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Biometric surveillance vendors adopt the app store model

Categories Biometric R&D  |  Biometrics News  |  Surveillance
Biometric surveillance vendors adopt the app store model
 

App stores for edge surveillance cameras are growing with biometrics and computer vision products benign and otherwise. This is significant because robust third-party software development for a company’s hardware is a good indicator of business potential.

Microsoft’s Windows OS remains the template of growth through others’ work, but Apple and Google also have succeeded by inviting other developers to, in their case, fill out their respective mobile-app stores with attractive and innovative code.

Hikvision’s own store, part of its Embedded Open Program, boasts 128 third-party applications, one of the stronger showings in biometrics-heavy edge surveillance cameras.

Apps include AI-FIRE, which is capable of deep neural network video analysis of large environments, indoors and outdoors, where flame and smoke detectors are less effective at spotting trouble. The software was developed by A.I. Tech.

Automatic Number Plate Recognition, by surveillance software writer Milestone, enables operators to search license plates and vehicle color in real time and recorded.

La Chouette, a French maker of autonomous surveillance cameras, also has put its software on Hikvision systems, in this case to spot “anti-social” and illegal activities in urban and rural areas.

Another third-party app comes from URFog, which will release blinding fog when suspicious activity is picked up by Hikvision cameras.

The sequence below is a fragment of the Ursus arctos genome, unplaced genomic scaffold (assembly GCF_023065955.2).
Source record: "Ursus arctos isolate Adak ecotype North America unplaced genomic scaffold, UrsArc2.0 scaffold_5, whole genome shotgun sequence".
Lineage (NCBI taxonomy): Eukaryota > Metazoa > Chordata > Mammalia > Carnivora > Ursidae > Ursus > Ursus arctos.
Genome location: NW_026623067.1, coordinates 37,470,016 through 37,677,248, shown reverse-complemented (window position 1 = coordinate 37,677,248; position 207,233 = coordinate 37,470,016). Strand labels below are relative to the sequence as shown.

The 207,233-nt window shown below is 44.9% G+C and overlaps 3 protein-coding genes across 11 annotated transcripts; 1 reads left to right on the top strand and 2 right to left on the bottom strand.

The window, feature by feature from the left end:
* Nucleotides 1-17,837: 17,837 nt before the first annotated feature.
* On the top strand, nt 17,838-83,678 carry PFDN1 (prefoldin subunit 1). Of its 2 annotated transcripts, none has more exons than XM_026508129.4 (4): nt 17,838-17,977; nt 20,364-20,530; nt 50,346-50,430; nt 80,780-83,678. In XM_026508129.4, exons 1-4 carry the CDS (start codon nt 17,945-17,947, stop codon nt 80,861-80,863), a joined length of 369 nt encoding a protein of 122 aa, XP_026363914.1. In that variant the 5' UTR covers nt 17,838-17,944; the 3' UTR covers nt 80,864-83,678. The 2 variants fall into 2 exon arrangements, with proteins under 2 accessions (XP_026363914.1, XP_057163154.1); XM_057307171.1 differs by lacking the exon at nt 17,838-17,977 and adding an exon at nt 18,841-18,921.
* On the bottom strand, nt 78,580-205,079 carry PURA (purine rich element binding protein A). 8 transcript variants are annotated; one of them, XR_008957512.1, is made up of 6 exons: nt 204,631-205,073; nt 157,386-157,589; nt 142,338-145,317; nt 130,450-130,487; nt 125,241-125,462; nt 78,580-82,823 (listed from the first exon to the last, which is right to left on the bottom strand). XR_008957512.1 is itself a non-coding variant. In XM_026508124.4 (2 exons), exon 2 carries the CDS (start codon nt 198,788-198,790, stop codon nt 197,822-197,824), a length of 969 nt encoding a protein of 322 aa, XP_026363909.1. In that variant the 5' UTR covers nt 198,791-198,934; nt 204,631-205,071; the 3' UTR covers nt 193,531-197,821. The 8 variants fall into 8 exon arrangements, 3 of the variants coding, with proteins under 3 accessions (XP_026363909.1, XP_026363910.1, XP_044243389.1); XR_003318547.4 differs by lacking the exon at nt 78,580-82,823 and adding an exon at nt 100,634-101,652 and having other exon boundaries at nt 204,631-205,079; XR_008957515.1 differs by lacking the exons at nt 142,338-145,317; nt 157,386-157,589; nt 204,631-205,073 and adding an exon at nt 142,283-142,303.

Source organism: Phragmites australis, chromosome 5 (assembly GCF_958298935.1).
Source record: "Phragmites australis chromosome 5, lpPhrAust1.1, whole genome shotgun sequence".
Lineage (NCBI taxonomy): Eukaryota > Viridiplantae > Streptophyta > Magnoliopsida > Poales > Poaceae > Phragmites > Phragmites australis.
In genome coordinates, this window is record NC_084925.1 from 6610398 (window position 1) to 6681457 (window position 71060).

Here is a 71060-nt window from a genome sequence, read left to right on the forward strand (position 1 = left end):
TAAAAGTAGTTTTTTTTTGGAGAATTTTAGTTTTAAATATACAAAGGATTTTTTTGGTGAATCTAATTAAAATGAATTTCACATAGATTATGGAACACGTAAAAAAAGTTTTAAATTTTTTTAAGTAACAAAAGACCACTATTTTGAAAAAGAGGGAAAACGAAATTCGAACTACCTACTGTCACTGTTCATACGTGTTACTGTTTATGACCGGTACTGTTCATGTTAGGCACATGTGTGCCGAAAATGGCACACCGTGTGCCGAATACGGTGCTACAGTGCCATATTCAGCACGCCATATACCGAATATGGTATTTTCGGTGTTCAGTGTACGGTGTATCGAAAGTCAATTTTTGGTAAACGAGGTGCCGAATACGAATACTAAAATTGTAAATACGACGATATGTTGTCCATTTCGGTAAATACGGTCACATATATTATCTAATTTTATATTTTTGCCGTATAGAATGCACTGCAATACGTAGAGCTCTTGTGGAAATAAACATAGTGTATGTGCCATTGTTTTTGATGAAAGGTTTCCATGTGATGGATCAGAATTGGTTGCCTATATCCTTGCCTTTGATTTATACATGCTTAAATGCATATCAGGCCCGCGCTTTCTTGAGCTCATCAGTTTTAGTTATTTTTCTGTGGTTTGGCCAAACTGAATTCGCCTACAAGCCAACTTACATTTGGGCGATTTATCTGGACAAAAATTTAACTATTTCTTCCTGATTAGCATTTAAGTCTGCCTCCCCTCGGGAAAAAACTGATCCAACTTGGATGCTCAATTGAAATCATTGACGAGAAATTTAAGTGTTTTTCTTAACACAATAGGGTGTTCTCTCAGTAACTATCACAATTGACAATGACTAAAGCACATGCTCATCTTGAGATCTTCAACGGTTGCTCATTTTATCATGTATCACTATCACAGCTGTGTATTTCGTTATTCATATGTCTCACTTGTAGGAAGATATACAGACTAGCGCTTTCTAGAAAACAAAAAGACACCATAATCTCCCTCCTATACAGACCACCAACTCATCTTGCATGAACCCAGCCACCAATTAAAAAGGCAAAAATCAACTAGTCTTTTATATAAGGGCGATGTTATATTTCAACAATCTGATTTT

Competing with Hikvision is app store Azena, a small unit within German multinational manufacturer Bosch, which is a large maker of surveillance cameras. Azena reportedly hosts more than 100 surveillance applications for sale to anyone looking to increase camera-network capabilities. They include facial recognition, behavior detection and other video analytics.

DeepSolutions, for example, sells its Deep Crowd application for counting people in multiple “control zones.” Another, related piece of code available on Azena is the Crowd Gathering Safety Alarm by C-Link Technology.

A.I. Tech, which works with Hikvision, also has developed its AI Bio for the Azena site. The app records biometrics in an attempt to determine ethnicity, emotion, age and gender.

Dahua has its own app marketplace which seems to host 18 applications sorted by categories including tripwire, flow management, people counting and others.

One software vendor, Intuvision, makes an industrial-park tripwire application, intuVision Edge, for Dahua systems. The app can judge crowd density, spot objects left behind, detect intrusions and other signals.

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